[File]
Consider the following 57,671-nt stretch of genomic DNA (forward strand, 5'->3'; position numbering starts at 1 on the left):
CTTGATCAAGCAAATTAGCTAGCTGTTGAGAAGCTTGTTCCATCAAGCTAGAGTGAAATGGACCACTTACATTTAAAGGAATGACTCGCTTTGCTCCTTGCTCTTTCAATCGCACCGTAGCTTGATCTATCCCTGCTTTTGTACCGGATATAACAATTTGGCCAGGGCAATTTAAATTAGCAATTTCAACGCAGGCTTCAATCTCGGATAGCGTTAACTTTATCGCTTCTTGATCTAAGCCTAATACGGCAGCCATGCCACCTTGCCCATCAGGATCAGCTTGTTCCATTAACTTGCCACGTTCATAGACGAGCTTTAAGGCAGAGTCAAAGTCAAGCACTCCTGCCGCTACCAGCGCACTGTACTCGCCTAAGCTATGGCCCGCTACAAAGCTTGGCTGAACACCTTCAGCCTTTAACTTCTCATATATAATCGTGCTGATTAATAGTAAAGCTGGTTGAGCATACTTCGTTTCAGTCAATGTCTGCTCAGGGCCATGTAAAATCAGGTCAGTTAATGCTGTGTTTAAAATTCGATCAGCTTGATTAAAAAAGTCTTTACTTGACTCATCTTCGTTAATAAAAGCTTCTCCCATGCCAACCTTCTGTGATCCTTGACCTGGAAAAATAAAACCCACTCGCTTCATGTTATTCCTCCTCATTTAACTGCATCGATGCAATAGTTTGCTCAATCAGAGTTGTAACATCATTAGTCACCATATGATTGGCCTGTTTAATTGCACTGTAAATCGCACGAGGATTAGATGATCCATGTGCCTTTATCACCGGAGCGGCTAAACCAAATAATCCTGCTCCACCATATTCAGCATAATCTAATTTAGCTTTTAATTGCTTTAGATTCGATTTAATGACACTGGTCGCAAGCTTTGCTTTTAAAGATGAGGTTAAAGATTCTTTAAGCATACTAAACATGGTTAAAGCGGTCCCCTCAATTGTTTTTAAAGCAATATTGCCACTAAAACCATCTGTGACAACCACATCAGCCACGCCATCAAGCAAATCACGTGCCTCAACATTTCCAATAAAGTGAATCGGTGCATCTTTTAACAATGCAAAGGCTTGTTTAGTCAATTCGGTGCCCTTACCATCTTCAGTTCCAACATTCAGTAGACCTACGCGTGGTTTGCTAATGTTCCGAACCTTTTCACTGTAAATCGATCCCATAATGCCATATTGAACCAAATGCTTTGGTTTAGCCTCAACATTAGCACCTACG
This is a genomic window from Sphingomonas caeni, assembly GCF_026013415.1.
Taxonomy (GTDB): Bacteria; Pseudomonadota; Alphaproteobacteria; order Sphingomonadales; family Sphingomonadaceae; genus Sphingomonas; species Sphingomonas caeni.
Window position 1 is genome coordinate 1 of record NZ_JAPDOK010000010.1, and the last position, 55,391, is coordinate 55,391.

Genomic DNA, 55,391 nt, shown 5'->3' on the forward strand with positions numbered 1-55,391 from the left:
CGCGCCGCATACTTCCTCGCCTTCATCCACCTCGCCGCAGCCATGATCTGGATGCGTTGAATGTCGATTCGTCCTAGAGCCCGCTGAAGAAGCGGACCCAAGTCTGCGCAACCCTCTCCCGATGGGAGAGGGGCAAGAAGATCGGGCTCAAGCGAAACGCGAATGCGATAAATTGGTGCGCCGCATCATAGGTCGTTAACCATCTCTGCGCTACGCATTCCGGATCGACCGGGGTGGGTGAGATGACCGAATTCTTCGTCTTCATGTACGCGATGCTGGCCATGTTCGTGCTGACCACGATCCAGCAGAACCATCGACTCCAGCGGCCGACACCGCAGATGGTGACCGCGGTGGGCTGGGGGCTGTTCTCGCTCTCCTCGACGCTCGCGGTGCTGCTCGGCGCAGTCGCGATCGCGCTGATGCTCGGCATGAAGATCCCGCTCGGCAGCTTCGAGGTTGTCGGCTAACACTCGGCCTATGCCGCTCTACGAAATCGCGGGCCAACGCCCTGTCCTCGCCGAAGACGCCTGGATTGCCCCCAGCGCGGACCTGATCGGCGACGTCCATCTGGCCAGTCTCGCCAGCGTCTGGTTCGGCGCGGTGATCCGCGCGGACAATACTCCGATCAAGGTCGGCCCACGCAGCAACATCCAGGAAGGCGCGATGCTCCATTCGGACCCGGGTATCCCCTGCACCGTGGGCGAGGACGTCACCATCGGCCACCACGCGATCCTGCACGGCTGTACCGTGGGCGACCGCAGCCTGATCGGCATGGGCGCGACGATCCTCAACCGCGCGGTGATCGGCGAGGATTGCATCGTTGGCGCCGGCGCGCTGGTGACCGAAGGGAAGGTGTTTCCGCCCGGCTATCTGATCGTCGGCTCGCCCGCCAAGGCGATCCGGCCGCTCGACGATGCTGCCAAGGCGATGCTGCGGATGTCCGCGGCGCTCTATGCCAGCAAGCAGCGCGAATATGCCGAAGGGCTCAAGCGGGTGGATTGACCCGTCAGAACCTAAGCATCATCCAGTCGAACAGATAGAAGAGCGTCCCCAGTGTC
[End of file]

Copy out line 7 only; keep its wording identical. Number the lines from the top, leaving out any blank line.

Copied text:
CGCGCCGCATACTTCCTCGCCTTCATCCACCTCGCCGCAGCCATGATCTGGATGCGTTGAATGTCGATTCGTCCTAGAGCCCGCTGAAGAAGCGGACCCAAGTCTGCGCAACCCTCTCCCGATGGGAGAGGGGCAAGAAGATCGGGCTCAAGCGAAACGCGAATGCGATAAATTGGTGCGCCGCATCATAGGTCGTTAACCATCTCTGCGCTACGCATTCCGGATCGACCGGGGTGGGTGAGATGACCGAATTCTTCGTCTTCATGTACGCGATGCTGGCCATGTTCGTGCTGACCACGATCCAGCAGAACCATCGACTCCAGCGGCCGACACCGCAGATGGTGACCGCGGTGGGCTGGGGGCTGTTCTCGCTCTCCTCGACGCTCGCGGTGCTGCTCGGCGCAGTCGCGATCGCGCTGATGCTCGGCATGAAGATCCCGCTCGGCAGCTTCGAGGTTGTCGGCTAACACTCGGCCTATGCCGCTCTACGAAATCGCGGGCCAACGCCCTGTCCTCGCCGAAGACGCCTGGATTGCCCCCAGCGCGGACCTGATCGGCGACGTCCATCTGGCCAGTCTCGCCAGCGTCTGGTTCGGCGCGGTGATCCGCGCGGACAATACTCCGATCAAGGTCGGCCCACGCAGCAACATCCAGGAAGGCGCGATGCTCCATTCGGACCCGGGTATCCCCTGCACCGTGGGCGAGGACGTCACCATCGGCCACCACGCGATCCTGCACGGCTGTACCGTGGGCGACCGCAGCCTGATCGGCATGGGCGCGACGATCCTCAACCGCGCGGTGATCGGCGAGGATTGCATCGTTGGCGCCGGCGCGCTGGTGACCGAAGGGAAGGTGTTTCCGCCCGGCTATCTGATCGTCGGCTCGCCCGCCAAGGCGATCCGGCCGCTCGACGATGCTGCCAAGGCGATGCTGCGGATGTCCGCGGCGCTCTATGCCAGCAAGCAGCGCGAATATGCCGAAGGGCTCAAGCGGGTGGATTGACCCGTCAGAACCTAAGCATCATCCAGTCGAACAGATAGAAGAGCGTCCCCAGTGTC